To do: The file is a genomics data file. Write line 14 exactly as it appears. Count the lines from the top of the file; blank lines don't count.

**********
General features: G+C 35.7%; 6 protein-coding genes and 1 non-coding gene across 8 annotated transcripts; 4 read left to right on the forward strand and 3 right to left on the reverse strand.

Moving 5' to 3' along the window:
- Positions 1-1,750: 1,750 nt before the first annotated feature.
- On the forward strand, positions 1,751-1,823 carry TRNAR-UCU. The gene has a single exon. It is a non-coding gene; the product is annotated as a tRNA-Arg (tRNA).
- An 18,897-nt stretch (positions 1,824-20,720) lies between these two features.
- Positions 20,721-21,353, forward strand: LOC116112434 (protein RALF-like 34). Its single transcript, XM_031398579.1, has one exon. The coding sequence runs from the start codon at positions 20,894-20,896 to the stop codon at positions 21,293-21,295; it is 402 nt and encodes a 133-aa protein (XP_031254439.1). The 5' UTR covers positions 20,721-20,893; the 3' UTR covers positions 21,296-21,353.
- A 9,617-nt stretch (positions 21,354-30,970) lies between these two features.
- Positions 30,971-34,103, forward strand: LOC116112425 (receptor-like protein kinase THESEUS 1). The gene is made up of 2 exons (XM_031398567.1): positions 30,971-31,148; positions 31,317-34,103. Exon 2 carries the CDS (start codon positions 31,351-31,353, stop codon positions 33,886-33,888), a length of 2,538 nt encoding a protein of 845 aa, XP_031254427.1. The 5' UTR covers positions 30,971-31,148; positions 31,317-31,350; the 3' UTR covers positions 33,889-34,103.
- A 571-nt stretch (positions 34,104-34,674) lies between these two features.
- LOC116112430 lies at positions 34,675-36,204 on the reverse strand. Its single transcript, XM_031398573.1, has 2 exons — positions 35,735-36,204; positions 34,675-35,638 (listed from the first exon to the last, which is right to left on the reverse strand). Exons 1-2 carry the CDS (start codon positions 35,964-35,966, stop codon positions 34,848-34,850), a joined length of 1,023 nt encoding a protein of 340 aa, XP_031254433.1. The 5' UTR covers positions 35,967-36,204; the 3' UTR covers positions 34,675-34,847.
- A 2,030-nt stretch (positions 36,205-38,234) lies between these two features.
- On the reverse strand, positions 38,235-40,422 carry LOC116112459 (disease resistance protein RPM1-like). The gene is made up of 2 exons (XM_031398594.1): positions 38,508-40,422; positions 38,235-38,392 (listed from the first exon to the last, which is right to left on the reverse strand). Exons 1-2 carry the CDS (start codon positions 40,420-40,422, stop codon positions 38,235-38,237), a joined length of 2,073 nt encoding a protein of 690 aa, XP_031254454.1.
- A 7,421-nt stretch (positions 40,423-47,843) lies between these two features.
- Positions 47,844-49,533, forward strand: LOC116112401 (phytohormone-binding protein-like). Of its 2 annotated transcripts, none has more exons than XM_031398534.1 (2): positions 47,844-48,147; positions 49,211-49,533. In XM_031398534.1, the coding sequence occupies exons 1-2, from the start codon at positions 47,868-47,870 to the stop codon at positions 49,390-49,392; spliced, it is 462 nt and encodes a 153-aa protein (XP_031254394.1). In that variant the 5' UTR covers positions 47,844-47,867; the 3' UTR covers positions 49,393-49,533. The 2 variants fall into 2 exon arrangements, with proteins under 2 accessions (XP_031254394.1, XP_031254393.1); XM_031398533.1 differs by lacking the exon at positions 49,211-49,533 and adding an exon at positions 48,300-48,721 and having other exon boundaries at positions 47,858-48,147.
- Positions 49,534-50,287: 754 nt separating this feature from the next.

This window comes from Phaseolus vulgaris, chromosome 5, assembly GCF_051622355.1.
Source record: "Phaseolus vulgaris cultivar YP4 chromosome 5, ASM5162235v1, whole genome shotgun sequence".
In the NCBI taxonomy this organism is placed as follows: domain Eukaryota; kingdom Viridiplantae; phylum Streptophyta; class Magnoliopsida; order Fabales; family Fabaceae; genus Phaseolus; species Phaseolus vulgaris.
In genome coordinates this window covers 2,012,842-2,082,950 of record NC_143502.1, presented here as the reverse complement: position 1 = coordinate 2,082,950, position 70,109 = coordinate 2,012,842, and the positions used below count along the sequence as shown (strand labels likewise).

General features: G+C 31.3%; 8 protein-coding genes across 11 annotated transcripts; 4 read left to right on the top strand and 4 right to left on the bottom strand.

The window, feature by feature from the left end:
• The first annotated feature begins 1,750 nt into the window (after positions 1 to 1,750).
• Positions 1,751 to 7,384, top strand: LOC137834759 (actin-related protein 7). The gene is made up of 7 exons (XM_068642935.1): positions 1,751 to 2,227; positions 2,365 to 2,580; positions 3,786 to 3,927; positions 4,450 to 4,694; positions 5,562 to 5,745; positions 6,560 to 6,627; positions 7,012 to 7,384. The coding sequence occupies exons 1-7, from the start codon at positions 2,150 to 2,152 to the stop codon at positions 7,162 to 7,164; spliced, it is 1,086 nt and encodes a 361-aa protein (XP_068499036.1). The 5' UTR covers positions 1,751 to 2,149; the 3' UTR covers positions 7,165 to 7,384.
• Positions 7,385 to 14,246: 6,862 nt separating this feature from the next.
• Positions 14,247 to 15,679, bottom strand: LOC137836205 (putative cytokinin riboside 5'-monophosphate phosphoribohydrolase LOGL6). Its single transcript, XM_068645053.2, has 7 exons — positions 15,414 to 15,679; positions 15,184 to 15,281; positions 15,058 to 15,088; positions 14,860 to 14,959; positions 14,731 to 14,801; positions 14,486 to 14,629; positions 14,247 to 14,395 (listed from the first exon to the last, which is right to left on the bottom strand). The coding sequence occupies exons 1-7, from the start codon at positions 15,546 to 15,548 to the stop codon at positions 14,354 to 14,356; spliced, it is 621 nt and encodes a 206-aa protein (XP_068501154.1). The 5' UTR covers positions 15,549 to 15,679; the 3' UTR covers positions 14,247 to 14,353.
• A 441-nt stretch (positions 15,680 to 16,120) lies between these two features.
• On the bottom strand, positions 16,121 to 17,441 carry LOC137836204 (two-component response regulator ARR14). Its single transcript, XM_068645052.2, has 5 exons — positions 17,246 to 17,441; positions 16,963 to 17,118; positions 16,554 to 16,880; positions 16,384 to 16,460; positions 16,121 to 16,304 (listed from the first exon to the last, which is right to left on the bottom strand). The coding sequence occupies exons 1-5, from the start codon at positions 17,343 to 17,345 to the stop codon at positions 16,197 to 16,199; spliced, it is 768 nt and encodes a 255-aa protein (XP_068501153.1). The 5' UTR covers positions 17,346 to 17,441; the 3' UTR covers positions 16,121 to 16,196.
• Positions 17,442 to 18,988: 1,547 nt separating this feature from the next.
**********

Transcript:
- Positions 47,844-49,533, forward strand: LOC116112401 (phytohormone-binding protein-like). Of its 2 annotated transcripts, none has more exons than XM_031398534.1 (2): positions 47,844-48,147; positions 49,211-49,533. In XM_031398534.1, the coding sequence occupies exons 1-2, from the start codon at positions 47,868-47,870 to the stop codon at positions 49,390-49,392; spliced, it is 462 nt and encodes a 153-aa protein (XP_031254394.1). In that variant the 5' UTR covers positions 47,844-47,867; the 3' UTR covers positions 49,393-49,533. The 2 variants fall into 2 exon arrangements, with proteins under 2 accessions (XP_031254394.1, XP_031254393.1); XM_031398533.1 differs by lacking the exon at positions 49,211-49,533 and adding an exon at positions 48,300-48,721 and having other exon boundaries at positions 47,858-48,147.